Inequality comes from too much power at the top and too little power for workers and communities. Workers can claim a share of the gains they create if they have good jobs that create gains, and they have economic and political power to claim their share of those gains.
Every country in the world has an industrial strategy for creating jobs and sharing gains. Ours sucks.
We had strong manufacturing strategies when we industrialized in the 19th century, and again in the mid-20th century. China, Korea, Japan, Germany and other countries have effective manufacturing strategies. We could start by saying we want an effective manufacturing strategy.
Climate change is arguably the biggest market failure in human history. The Sierra Club’s discussion paper introduces a new mechanism for balancing public and business interests. First, we acknowledge that environmentally sustainable policies are in our national interests. All countries share that interest, and most have made commitments to meet environmental standards.
The Sierra Cub’s discussion paper introduces a “border adjustment” mechanism to encourage countries to honor their voluntary commitments. The paper also calls for an independent body to investigate compliance to those commitments, hear disputes, and impose sanctions. When a country meets its environmental commitments, tariffs are low. When a country falls short of its commitments, sanctions or “border adjustments” would apply to products from that country.
The discussion paper starts with a fundamental political value.
“Trade and investment should be treated as tools for advancing public interest objectives – not ends in and of themselves.”
If we had a Constitution for globalization, that value would be in the preamble. It would frame the rest of the provisions. We don’t need “maximum possible trade.” The optimal level of trade may be less than what we have now. Just sayin’.
The Sierra Club paper gets to the trust issue eating at our national political spirit.
“Above all, if the legitimacy of our democratic political systems is to be maintained, economic policy must be orientated towards promoting the interests of the many not the few; in the first place would be the citizenry, to whom the politicians are accountable. If we fail to do this, the basis of our political order seems likely to founder.”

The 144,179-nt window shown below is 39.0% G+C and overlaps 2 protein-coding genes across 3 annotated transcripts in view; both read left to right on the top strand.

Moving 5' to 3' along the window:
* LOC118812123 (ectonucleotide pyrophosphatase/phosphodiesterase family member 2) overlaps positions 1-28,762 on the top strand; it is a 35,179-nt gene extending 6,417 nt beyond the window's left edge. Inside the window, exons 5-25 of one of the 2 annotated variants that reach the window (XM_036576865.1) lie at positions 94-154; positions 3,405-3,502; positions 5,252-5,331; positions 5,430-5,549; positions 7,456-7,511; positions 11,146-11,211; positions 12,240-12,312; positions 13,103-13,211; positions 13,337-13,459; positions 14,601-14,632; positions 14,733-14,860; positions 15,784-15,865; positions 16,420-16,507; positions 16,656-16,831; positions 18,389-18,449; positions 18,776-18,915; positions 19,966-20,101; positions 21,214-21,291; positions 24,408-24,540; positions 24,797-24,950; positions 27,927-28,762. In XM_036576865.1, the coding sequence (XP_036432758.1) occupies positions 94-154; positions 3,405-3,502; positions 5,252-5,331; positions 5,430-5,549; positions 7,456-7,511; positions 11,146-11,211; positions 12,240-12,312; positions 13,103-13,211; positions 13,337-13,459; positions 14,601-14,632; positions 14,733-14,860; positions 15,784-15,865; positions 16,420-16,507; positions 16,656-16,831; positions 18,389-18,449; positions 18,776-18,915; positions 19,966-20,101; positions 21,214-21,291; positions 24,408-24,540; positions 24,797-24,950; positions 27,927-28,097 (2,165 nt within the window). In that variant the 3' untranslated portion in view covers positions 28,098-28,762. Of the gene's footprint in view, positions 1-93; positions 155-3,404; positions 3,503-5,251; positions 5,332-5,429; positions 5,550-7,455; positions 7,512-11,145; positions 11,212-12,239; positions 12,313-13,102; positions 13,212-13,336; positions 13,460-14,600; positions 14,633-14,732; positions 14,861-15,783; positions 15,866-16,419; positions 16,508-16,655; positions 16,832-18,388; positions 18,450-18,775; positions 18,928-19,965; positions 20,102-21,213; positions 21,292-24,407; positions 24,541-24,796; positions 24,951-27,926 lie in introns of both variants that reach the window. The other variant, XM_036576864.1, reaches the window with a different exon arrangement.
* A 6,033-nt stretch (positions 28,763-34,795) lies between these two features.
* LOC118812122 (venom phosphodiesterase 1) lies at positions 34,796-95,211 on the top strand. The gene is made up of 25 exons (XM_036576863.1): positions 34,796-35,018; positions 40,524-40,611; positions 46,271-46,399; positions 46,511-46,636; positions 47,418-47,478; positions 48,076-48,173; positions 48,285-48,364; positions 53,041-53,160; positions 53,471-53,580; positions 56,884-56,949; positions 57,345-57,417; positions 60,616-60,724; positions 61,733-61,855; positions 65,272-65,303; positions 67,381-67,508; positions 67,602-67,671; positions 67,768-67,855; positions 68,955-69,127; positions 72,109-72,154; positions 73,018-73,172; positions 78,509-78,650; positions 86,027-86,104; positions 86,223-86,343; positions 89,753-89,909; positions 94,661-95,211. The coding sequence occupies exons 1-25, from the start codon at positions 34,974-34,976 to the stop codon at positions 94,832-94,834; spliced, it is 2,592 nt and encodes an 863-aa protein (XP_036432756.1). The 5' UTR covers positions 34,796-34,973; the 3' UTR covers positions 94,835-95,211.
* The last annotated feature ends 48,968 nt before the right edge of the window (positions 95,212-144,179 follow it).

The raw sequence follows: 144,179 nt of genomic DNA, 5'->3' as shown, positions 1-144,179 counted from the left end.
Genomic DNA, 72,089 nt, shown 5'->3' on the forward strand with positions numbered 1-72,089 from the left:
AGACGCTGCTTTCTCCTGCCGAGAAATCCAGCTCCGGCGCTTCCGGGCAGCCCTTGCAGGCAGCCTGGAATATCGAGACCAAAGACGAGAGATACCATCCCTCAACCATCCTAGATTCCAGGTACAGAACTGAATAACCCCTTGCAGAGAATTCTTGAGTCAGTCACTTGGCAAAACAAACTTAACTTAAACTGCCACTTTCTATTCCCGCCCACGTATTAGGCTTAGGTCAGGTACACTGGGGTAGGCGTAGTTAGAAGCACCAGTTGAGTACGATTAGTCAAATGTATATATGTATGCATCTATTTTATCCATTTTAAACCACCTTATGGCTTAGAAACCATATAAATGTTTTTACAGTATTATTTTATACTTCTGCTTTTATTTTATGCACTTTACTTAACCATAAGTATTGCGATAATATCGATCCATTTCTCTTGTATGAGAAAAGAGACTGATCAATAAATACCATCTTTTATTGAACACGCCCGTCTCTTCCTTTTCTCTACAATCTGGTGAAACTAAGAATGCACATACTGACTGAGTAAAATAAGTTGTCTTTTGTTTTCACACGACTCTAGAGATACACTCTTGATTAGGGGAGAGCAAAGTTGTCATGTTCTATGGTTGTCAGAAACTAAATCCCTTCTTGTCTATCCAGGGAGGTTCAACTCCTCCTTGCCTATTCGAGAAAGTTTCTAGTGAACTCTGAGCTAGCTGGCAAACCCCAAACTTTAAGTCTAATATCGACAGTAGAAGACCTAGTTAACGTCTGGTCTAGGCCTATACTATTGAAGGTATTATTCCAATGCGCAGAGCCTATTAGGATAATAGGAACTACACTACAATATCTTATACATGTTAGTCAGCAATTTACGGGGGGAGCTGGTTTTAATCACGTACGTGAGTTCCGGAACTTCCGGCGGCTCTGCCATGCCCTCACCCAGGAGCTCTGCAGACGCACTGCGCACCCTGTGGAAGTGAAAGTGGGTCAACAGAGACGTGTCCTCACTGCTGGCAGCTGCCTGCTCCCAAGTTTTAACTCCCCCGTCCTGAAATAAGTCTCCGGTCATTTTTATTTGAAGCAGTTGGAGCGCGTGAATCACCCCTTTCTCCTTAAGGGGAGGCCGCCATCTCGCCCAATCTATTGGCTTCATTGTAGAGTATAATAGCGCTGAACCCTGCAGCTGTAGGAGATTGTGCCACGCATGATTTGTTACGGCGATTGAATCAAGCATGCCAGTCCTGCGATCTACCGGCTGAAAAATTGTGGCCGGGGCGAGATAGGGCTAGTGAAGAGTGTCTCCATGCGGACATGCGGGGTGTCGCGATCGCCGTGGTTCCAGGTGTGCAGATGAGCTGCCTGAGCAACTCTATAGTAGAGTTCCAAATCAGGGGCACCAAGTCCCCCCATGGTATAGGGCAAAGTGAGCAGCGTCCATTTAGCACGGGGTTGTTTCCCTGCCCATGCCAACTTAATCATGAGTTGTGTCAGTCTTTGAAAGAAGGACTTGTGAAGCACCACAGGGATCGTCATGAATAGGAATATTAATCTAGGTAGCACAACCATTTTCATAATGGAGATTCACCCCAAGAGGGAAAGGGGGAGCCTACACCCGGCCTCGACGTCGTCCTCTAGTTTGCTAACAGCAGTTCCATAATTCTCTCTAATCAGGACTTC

Furthermore, this is not a question of the US national interests versus other countries’ national interests. Remember – our NAFTA-style neoliberal approach puts the 1% in each country at odds with workers and communities in each country. That can be rearranged, so that we trade, and we share the gains from globalization, and deal with inequality, and manage climate change.
The Sierra Club discussion paper takes a big step toward restoring trust. We need to rehabilitate public interest as a legitimate purpose of public policy. The “border adjustment” mechanism strengthens institutions of civil society and puts public interest directly into our national trade policy.
This approach to trade would work equally well in terms of labor rights and human rights. Countries around the world have endorsed labor standards, such as no slave labor or forced labor; no child labor; no discrimination on the basis of religion, country of origin, gender; freedom to form unions; no human trafficking. The border adjustment mechanism could be expanded to investigate, hear disputes, and impose sanctions regarding labor rights and human trafficking.
The mechanism applies equally well to commitments made for investors(!!) – currency manipulation, state-owned enterprises, illegal expropriations, patent and licensing violations and so on.
The premise is that government has a legitimate role in managing the economy to reflect our own moral, social and political values. We decide how to express public interests, and our trade policy carries that forward.